Big Island Dining - Not so hot
- Fresser Nov 28, 2006 04:12 AM
Just back from a week and was not at all impressed with the food there.
Breakfast Buffet at the Marriott included with the room was o.k. We stuck to fruit (could have been riper) yogurt, cereal and miso soup. Omelet station was good, but pancakes, waffles were kept warm under a heat lamp, YUCK!
2 buffet dinners at various Hilton restaurants. Edible, but barely. Dinner at Roy's inebible...had to send ribeye/rice dish back as it was so salty. They then bring out a filet (more expensive I believe) as a replacment that was flavorless. The restaurant also has bad acoustics...serious LOUDNESS. Merriman's cafe was decent, though not extraordinary. Saturday night "Clambake", all you can eat Lobster, crab, clams, mussels, etc. at the Mauna Kea was good, but for $80/pp it did not have the selection that you'd find at a Four Seasons Buffet for the same price.
Pupus/Cocktails at the Four Seasons Beach Bar were outstanding as was the service from Barman Tom. Lunch at Don The Beachcomber in Kona was a somewhat greasy burger & fries and a quesadilla. Nothing great there.
We stopped not far from AKAKA Falls at the "lunch stop" at the restaurant in the Blue Lotus Gallery in Honokaa. We had the daily special..a fish curry and a chicken curry served with rice & salad. My husband had a tropical smoothie. Everything was delicious. By far the best meal of the trip and cheap too, under $10 bucks.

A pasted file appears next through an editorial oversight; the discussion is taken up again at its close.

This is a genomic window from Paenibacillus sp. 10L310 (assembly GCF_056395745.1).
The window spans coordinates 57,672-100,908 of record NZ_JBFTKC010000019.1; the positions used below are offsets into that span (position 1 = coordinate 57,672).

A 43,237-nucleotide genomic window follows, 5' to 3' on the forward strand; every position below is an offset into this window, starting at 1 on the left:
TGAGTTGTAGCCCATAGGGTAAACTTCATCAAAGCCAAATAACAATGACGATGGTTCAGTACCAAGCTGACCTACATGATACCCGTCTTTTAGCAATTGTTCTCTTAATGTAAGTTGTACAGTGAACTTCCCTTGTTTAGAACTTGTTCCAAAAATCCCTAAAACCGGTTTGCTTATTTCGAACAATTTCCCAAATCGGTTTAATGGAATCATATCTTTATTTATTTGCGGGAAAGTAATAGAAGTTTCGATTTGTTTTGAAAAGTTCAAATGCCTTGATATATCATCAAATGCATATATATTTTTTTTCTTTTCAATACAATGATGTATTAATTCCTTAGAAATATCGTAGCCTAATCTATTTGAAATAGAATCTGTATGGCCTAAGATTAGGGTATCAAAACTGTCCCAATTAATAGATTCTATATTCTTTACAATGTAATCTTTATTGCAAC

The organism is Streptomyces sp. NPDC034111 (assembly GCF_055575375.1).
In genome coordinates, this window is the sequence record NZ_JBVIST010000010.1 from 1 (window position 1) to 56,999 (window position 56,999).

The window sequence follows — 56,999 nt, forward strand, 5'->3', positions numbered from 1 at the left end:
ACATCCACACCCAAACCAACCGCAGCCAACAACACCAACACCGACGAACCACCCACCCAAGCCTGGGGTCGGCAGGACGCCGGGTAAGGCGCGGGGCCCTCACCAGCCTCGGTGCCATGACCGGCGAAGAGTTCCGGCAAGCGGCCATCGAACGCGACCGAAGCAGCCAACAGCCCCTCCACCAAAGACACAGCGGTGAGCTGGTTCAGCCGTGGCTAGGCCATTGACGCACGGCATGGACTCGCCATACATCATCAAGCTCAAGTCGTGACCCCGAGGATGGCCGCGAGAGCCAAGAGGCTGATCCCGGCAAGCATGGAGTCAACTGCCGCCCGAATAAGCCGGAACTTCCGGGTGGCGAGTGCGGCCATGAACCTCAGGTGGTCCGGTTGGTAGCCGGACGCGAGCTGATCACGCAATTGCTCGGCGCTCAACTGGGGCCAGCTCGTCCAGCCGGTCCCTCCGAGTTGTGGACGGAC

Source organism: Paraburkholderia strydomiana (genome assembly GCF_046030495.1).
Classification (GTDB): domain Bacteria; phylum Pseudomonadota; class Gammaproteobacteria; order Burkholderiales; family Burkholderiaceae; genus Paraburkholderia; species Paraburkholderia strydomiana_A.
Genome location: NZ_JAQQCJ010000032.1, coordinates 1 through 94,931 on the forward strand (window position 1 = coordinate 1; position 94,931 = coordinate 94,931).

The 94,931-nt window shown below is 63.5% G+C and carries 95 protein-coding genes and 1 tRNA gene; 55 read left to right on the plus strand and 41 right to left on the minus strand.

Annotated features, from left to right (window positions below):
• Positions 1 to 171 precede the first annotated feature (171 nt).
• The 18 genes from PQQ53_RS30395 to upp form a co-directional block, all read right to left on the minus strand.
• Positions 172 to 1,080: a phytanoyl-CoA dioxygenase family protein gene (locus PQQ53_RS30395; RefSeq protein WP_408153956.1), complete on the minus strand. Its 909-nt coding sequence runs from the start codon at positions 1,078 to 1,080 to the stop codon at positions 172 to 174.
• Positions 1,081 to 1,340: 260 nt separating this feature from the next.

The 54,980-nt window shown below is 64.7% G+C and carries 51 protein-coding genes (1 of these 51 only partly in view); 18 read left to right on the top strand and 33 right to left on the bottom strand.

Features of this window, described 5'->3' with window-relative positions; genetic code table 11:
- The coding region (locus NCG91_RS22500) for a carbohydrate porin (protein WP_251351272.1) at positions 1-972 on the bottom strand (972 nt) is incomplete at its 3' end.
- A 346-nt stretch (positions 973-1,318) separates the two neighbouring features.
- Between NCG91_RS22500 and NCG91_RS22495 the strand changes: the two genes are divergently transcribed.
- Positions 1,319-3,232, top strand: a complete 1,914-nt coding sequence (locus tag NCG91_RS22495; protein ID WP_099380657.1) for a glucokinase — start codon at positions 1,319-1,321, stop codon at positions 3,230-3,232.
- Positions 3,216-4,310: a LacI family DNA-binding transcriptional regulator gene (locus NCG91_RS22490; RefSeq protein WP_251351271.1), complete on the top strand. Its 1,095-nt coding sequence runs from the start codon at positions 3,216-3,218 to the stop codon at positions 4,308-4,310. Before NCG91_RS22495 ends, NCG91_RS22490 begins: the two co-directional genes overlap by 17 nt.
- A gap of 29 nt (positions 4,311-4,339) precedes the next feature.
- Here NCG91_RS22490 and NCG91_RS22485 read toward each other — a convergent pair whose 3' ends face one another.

If it had been up to me, I would have avoided the hotels (except 4Seasons)like the plague. Seek out the hole in the walls where the locals eat.
better yet, as I've said on these boards several times, get a condo and cook some of the great local ingredients. It isn't so much that the food isn't good on the Big Island, rather that restaurant quality isn't that high. (generally, obviously there are exceptions). Case in point: See elmomonster's great post on poke at the Supermarket, below.
Although there are definitely better places for a burger than Don the Beachcomber. I like the restaurant at the Honokau Harbor for a burger (or fish sandwich) and a beer.
Honestly, if you have the majority of your meals at hotels or touristy places you're more then often going to be disappointed.
On the Kona side there's Teshima, Manago Hotel and Sandy's Drive-In. Teshima has truly exceptional (beyond excellent) tempura and the 90+ y.o. grandma still ran the place last time I was there last year. Sandy's Drive-In rightfully would scare most people except the local fish is fresh and cheap...nothing like a $20+ piece of fresh fish served on cardboard for $6 bucks. Manago - homey but excellent pork chops.
Just back from my honeymoon on the Big Island. We stayed at the Mauna Lani (originally booked the Mauna Kea) and loved it.
Dined at Merrimans, Daniel Thiebault, CanoeHouse, Tommy Bahama, and Roys.
Roys was the only dissapointment. Beware, the Roys "Bar and Grille" is a different concept than the familiar Roy's restaurants. Extreme noise, below average food. Avoid.
Merrimans was excellent but sadly the noise level was so high we gave up on trying to talk to each other. Our waitress had to kneel beside our table and speak loudly, otherwise we could not hear her at all. The food was hard to enjoy under such circumstances. Insist upon a table at the opposite end from the kitchen if you want to talk to your dining companion(s).
The food and setting at Daniel T is unpretentious and charming. Gracious wait staff. Good wine selection, also by the glass. Do try it.
Tommy Bahamas: this is a new one on us. Located at the Shops at Mauna Lani, upstairs from the TB boutique. We shared an excellent pork chop and salad. Flame away if you like, the food was very good and the place is a lot of fun.